April 20-25th is Neonatal Mental Health Awareness week.

Scientific research shows, that parents of a premature baby are 50% more likely to suffer psychological distress, compared to those who do not spend time on a neonatal unit. (bliss)

According to Study carried out by Bliss, 80% of parents reported a decline in their mental health, following their time on the neonatal unit.

62% felt they didn’t have access to the psychological support they needed whilst on the unit.

45% of parents didn’t have access to support following discharge from the NICU.

These statistics alone show the extensive need for neonatal mental health provisions not just within the NICU but beyond.

As preemie parents whose mental health was affected by having a premature baby, both Lisa and I can certainly vouch for that.

For me it’s not just about having a provision available, the provisions needs to be fully accessible to those who need them.

My Neonatal Mental Health Experience

When Keagan was born back in 2018, (read our story here) I shook with shock as I was prepared for the emergency section.

When he was delivered, my heart physically hurt and I prayed so hard that he would be OK.

I didn’t want to have to break the news to our boys and families that we had lost our baby.

We hoped, he would be strong enough to pull through and we’d get to live life as planned, as a family of 6.

Lying in the recovery room not knowing if our baby had survived, was a surreal experience. All I could focus on was finding out if we still had our baby or not.

After finally meeting him, I knew I loved him, but the love was masked by fear and sadness. I cried most nights, I felt like I’d failed him. The grief I felt leaving the hospital for the first time without our boy was as if he had died.

Premature baby Keagan ventilated
Baby Keagan Ventilated – The first time mum Stacey saw him.

Expressing in the middle of the night without a baby there was torture. The guilt I felt for not being with him, had a huge affect on my mental health and how I viewed myself as a mother.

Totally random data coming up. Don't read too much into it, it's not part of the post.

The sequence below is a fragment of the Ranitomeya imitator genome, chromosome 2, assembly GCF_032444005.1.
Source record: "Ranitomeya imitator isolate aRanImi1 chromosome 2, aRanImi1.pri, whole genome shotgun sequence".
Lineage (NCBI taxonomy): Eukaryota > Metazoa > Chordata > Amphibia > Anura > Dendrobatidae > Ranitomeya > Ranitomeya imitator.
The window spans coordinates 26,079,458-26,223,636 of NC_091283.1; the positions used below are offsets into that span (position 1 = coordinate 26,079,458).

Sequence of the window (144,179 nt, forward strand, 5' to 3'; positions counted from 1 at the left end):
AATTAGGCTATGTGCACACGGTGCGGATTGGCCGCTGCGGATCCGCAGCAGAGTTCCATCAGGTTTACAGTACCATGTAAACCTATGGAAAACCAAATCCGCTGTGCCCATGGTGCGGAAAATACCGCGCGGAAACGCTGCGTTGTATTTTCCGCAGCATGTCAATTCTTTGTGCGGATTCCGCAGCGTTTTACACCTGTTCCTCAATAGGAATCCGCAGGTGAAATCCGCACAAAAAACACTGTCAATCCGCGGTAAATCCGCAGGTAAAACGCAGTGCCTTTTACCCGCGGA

The sadness turned to numbness.

I felt no emotions I just did what all preemie mums do, I got up and got on with it.

Doing what was needed, every day, to get our baby healthy enough to come home with us. Going with the motions without any real thoughts or feelings about it.

Then the anxiety started.

The night before he was allowed home, I was able to room in with him at the hospital. I was petrified that I wouldn’t keep him warm so whacked up the heating just to be sure.

Every time he stirred Id attempt to feed him. Fearing he wouldn’t put on weight and this would slow his discharge home.

Luckily, we were allowed home but this just heightened the anxiety.

I became obsessive with checking his temperature and couldn’t sleep worrying about him having to go back into hospital. I would constantly be checking he was breathing and was warm enough.

My family reassured me he was OK, he was safe and happy. This seemed to help calm my obsessive checking and the anxiety about him getting ill again. Nobody though anything was wrong at this point, we just believed I was being a little overprotective.

After a few outpatient hospital appointments, the doctors were pleased with Keagans progress and we were discharged. This also added to the reassurance that he was now going to be OK. And so, we continued life as a family of 6.

All was well in the world, or so we all thought.

Then this naggy, snappy, inpatient, fearful woman emerged.

My older kids started calling me fussy and my husband just thought I was a Moaning Minnie.